We prayed and then shifted into our teaching time. I had felt impressed this week to give a very simple message about how God looks at people, and feels toward them, and how we do.

We discussed this together for a while and then dismissed. People lingered and talked for an hour or more.

Church happened.

Phone call: "Hey, I just wanted to tell you that I love my church. I was talking to my grandmother and telling her how much I loved going and meeting together. She asked me 'why?' I told her that while we were talking today, in the middle of our lesson, my 18-month old came rolling into the room on a little scooter. He just learned to do that this week, and the meeting stopped while everyone commented how wonderful it was that he could do that. You all praised him, recognized his accomplishment, and then went back to the conversation. He was not an interruption; he was a joy to be celebrated in the middle of our time."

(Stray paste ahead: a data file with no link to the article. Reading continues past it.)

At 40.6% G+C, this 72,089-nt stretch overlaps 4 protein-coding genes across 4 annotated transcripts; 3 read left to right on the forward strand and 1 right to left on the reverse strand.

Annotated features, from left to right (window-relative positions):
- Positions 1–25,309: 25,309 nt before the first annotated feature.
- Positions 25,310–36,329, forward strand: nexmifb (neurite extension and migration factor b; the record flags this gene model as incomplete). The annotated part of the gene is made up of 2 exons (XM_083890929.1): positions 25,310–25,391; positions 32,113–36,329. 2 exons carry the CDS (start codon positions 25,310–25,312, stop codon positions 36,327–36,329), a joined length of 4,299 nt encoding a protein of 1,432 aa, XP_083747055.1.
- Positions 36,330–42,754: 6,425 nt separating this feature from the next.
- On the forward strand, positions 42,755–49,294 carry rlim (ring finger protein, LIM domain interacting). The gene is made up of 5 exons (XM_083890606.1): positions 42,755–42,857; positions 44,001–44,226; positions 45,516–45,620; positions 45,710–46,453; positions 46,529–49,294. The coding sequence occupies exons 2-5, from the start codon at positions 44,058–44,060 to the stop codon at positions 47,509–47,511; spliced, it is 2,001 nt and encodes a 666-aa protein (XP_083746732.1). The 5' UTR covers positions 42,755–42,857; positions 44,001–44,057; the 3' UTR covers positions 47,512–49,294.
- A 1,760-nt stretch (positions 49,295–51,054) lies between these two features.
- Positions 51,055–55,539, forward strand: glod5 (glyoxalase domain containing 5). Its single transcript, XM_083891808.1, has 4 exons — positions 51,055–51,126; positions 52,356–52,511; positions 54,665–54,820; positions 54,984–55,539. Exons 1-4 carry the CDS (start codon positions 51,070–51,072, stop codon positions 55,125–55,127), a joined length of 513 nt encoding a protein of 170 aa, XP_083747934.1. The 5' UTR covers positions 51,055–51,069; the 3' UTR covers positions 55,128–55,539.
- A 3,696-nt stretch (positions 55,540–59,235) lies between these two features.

I plan and pray for hours about what God would have me do on Sunday. What I believe He led me to, and what I therefore did, was good, but what was most powerful was our love for an 18-month old that was greater than our commitment to a planned agenda. It reinforces for me some of the things I believe God is teaching's not about propositional truth, it's about relational touch; it's not about teaching or leading a flock, it's about learning from and loving His loved ones.

Sunday, November 05, 2006

A Great Sermon